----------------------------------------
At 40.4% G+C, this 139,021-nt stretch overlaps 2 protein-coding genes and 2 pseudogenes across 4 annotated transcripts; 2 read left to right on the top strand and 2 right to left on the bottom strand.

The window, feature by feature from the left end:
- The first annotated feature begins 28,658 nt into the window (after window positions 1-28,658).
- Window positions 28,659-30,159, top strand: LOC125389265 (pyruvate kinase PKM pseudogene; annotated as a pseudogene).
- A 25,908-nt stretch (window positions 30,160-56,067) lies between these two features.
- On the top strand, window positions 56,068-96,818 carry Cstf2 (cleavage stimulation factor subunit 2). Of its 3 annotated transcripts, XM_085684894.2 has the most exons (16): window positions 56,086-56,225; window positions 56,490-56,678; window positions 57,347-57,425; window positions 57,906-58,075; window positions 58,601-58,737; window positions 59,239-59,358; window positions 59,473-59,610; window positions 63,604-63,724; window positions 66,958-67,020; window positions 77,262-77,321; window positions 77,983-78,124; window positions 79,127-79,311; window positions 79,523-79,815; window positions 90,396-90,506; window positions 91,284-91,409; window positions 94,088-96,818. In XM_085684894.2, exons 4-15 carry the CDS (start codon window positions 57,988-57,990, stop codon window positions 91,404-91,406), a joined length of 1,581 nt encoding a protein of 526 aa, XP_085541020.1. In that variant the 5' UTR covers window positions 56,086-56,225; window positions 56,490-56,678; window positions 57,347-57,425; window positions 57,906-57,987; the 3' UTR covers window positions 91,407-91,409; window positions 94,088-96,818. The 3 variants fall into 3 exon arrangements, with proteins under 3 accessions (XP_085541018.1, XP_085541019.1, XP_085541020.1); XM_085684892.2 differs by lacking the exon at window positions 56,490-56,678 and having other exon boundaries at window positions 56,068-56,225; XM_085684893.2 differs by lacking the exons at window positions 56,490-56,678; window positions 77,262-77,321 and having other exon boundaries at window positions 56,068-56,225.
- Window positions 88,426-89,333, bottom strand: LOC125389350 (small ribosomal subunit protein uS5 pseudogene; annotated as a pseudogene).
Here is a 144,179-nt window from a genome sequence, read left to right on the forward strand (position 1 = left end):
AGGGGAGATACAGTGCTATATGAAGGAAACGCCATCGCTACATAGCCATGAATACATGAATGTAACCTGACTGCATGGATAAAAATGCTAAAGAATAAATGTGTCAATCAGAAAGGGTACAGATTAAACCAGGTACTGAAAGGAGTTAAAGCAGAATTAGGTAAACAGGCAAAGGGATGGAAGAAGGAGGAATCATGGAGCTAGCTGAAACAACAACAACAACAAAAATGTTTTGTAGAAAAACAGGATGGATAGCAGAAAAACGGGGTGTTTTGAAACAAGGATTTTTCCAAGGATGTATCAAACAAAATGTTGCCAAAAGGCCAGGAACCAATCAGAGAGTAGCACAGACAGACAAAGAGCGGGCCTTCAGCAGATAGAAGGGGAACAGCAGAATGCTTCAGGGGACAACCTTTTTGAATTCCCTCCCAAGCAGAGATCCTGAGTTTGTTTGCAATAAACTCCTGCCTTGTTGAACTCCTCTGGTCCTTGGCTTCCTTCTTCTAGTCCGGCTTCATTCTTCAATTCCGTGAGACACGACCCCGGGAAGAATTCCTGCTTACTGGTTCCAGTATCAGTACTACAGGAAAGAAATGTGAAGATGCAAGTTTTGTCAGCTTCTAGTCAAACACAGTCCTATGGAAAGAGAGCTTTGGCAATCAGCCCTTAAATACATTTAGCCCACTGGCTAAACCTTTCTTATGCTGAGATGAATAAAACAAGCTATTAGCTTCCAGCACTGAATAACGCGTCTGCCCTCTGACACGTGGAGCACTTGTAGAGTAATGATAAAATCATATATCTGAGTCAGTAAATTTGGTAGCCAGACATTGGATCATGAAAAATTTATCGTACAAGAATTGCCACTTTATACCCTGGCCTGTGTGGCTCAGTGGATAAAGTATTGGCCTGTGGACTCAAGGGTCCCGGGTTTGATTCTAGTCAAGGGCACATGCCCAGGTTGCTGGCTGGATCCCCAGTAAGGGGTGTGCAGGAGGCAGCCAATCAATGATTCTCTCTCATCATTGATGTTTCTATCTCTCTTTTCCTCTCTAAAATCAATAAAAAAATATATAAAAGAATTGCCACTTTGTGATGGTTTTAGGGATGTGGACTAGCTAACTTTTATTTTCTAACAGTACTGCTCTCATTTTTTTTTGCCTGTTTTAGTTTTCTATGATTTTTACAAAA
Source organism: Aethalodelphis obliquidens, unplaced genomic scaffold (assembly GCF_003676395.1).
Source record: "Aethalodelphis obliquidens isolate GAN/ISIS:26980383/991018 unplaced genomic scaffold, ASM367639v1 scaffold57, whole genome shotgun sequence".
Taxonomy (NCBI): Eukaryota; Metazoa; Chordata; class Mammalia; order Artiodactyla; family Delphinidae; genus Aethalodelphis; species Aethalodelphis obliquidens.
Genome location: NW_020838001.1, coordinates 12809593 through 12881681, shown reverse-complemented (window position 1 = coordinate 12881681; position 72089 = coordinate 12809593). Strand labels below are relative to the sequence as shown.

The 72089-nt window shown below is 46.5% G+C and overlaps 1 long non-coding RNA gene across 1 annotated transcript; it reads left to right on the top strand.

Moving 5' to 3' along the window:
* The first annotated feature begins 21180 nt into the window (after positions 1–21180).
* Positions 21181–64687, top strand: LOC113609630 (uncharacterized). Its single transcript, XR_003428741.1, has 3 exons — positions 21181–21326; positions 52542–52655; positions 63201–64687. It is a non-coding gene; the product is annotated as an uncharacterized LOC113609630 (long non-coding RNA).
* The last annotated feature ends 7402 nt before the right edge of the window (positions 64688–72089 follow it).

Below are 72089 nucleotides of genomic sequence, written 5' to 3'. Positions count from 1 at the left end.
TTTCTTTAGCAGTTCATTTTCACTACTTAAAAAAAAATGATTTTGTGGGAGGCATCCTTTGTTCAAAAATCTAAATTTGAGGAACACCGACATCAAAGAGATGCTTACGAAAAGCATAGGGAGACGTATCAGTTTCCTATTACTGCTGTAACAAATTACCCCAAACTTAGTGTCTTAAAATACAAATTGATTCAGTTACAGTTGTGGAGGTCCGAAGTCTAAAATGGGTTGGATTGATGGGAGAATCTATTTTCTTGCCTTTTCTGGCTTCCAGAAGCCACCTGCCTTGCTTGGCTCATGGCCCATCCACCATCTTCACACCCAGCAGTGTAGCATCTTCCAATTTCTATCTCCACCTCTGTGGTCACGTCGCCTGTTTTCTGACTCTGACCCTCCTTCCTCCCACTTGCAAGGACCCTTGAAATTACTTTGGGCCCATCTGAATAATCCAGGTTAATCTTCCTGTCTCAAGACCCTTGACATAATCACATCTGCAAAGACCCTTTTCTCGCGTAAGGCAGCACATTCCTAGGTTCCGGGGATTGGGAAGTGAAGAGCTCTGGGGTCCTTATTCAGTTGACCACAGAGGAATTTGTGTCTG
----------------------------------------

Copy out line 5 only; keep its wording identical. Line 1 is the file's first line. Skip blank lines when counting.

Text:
- A 25,908-nt stretch (window positions 30,160-56,067) lies between these two features.